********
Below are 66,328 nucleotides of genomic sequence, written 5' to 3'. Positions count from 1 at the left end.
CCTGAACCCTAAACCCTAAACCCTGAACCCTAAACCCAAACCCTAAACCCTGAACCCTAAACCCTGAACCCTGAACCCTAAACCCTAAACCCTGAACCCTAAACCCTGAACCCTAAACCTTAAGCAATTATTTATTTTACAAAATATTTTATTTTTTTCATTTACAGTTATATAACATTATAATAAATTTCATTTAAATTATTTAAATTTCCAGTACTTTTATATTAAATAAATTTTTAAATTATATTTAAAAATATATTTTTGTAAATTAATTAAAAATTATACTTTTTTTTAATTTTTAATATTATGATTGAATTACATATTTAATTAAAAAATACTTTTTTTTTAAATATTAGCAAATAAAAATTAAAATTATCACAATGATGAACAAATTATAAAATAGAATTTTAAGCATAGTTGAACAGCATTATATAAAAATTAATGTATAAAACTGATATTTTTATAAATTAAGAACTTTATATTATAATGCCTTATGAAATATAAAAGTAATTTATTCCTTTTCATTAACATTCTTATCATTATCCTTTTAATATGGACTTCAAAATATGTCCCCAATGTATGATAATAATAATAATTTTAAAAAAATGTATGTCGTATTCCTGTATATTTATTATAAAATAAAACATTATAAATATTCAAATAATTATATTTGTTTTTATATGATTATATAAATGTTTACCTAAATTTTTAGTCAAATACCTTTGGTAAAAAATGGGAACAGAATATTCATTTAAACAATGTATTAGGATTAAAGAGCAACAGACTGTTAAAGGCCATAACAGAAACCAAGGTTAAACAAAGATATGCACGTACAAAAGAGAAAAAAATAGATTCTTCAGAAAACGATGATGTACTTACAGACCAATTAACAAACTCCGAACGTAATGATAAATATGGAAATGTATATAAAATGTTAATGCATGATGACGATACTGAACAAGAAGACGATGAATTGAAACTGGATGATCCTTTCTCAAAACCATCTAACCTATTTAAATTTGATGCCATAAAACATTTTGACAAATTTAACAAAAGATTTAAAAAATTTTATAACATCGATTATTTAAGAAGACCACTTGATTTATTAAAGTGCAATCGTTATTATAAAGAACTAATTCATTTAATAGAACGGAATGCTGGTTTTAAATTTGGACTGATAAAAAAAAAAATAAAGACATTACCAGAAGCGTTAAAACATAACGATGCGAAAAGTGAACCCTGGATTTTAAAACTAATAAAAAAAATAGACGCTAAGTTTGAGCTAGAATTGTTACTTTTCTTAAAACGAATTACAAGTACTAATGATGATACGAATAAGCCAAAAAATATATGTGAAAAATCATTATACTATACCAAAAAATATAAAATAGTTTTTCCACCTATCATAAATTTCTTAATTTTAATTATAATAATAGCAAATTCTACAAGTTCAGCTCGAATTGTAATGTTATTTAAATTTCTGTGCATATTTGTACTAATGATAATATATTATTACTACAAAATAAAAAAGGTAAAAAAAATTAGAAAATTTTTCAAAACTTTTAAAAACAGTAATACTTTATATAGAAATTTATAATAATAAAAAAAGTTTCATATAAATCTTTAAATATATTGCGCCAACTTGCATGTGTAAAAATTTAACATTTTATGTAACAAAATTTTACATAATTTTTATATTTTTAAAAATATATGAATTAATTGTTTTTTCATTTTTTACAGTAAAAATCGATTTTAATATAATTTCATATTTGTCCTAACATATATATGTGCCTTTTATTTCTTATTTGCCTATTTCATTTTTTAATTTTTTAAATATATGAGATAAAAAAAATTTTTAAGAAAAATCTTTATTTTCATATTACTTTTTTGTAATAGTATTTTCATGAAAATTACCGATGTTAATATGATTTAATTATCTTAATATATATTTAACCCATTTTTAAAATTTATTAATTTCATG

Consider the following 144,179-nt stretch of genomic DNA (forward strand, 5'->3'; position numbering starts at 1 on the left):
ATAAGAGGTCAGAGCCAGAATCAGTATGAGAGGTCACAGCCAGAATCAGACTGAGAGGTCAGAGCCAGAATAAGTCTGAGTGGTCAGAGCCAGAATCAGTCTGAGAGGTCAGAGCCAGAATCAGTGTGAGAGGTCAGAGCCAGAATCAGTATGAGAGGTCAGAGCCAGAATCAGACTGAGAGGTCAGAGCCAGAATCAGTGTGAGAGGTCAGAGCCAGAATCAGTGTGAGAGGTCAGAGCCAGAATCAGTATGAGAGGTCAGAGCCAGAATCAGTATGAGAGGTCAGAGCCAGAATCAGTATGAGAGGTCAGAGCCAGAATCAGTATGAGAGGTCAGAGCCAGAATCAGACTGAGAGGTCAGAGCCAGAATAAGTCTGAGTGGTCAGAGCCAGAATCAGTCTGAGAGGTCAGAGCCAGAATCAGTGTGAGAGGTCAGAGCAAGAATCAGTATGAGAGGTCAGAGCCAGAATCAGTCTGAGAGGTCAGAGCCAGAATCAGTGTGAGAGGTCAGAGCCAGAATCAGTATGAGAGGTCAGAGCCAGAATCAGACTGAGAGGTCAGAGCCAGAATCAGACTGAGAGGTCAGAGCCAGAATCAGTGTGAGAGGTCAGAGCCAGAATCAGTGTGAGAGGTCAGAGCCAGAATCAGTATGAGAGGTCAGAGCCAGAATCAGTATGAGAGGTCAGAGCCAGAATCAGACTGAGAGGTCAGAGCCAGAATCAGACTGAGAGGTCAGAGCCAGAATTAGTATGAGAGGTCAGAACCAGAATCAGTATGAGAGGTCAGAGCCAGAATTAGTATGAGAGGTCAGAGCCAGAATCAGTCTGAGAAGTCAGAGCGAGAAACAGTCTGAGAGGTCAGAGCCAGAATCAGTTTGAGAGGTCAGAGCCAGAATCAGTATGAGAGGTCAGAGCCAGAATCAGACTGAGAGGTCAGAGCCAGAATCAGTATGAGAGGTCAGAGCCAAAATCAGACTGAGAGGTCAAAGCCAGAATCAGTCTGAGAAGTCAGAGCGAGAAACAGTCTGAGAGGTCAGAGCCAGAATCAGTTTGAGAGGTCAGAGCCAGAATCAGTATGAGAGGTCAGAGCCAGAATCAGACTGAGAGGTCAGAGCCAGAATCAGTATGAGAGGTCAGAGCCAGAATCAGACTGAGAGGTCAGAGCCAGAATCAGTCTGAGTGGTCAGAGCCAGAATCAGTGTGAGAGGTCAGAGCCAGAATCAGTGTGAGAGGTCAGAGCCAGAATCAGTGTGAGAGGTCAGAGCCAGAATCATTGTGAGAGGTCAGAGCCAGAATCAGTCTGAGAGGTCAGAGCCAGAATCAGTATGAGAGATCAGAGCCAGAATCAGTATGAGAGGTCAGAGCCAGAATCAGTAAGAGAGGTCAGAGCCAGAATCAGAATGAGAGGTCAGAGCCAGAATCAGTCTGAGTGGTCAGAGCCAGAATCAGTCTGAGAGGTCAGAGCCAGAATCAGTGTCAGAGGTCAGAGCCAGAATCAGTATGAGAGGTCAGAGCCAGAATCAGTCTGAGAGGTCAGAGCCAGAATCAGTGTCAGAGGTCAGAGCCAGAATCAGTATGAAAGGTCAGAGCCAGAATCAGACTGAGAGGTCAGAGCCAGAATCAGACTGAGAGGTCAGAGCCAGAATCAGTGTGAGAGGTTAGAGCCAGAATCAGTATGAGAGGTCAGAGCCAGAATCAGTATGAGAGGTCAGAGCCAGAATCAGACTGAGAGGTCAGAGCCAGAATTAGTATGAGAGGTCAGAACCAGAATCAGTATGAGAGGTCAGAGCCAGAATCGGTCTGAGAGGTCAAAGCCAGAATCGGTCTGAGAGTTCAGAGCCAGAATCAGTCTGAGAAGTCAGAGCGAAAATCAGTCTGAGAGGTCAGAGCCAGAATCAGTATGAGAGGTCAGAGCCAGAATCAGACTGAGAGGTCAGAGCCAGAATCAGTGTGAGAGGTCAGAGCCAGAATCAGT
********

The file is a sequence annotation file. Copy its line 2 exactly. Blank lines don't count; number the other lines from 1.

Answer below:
CCTGAACCCTAAACCCTAAACCCTGAACCCTAAACCCAAACCCTAAACCCTGAACCCTAAACCCTGAACCCTGAACCCTAAACCCTAAACCCTGAACCCTAAACCCTGAACCCTAAACCTTAAGCAATTATTTATTTTACAAAATATTTTATTTTTTTCATTTACAGTTATATAACATTATAATAAATTTCATTTAAATTATTTAAATTTCCAGTACTTTTATATTAAATAAATTTTTAAATTATATTTAAAAATATATTTTTGTAAATTAATTAAAAATTATACTTTTTTTTAATTTTTAATATTATGATTGAATTACATATTTAATTAAAAAATACTTTTTTTTTAAATATTAGCAAATAAAAATTAAAATTATCACAATGATGAACAAATTATAAAATAGAATTTTAAGCATAGTTGAACAGCATTATATAAAAATTAATGTATAAAACTGATATTTTTATAAATTAAGAACTTTATATTATAATGCCTTATGAAATATAAAAGTAATTTATTCCTTTTCATTAACATTCTTATCATTATCCTTTTAATATGGACTTCAAAATATGTCCCCAATGTATGATAATAATAATAATTTTAAAAAAATGTATGTCGTATTCCTGTATATTTATTATAAAATAAAACATTATAAATATTCAAATAATTATATTTGTTTTTATATGATTATATAAATGTTTACCTAAATTTTTAGTCAAATACCTTTGGTAAAAAATGGGAACAGAATATTCATTTAAACAATGTATTAGGATTAAAGAGCAACAGACTGTTAAAGGCCATAACAGAAACCAAGGTTAAACAAAGATATGCACGTACAAAAGAGAAAAAAATAGATTCTTCAGAAAACGATGATGTACTTACAGACCAATTAACAAACTCCGAACGTAATGATAAATATGGAAATGTATATAAAATGTTAATGCATGATGACGATACTGAACAAGAAGACGATGAATTGAAACTGGATGATCCTTTCTCAAAACCATCTAACCTATTTAAATTTGATGCCATAAAACATTTTGACAAATTTAACAAAAGATTTAAAAAATTTTATAACATCGATTATTTAAGAAGACCACTTGATTTATTAAAGTGCAATCGTTATTATAAAGAACTAATTCATTTAATAGAACGGAATGCTGGTTTTAAATTTGGACTGATAAAAAAAAAAATAAAGACATTACCAGAAGCGTTAAAACATAACGATGCGAAAAGTGAACCCTGGATTTTAAAACTAATAAAAAAAATAGACGCTAAGTTTGAGCTAGAATTGTTACTTTTCTTAAAACGAATTACAAGTACTAATGATGATACGAATAAGCCAAAAAATATATGTGAAAAATCATTATACTATACCAAAAAATATAAAATAGTTTTTCCACCTATCATAAATTTCTTAATTTTAATTATAATAATAGCAAATTCTACAAGTTCAGCTCGAATTGTAATGTTATTTAAATTTCTGTGCATATTTGTACTAATGATAATATATTATTACTACAAAATAAAAAAGGTAAAAAAAATTAGAAAATTTTTCAAAACTTTTAAAAACAGTAATACTTTATATAGAAATTTATAATAATAAAAAAAGTTTCATATAAATCTTTAAATATATTGCGCCAACTTGCATGTGTAAAAATTTAACATTTTATGTAACAAAATTTTACATAATTTTTATATTTTTAAAAATATATGAATTAATTGTTTTTTCATTTTTTACAGTAAAAATCGATTTTAATATAATTTCATATTTGTCCTAACATATATATGTGCCTTTTATTTCTTATTTGCCTATTTCATTTTTTAATTTTTTAAATATATGAGATAAAAAAAATTTTTAAGAAAAATCTTTATTTTCATATTACTTTTTTGTAATAGTATTTTCATGAAAATTACCGATGTTAATATGATTTAATTATCTTAATATATATTTAACCCATTTTTAAAATTTATTAATTTCATG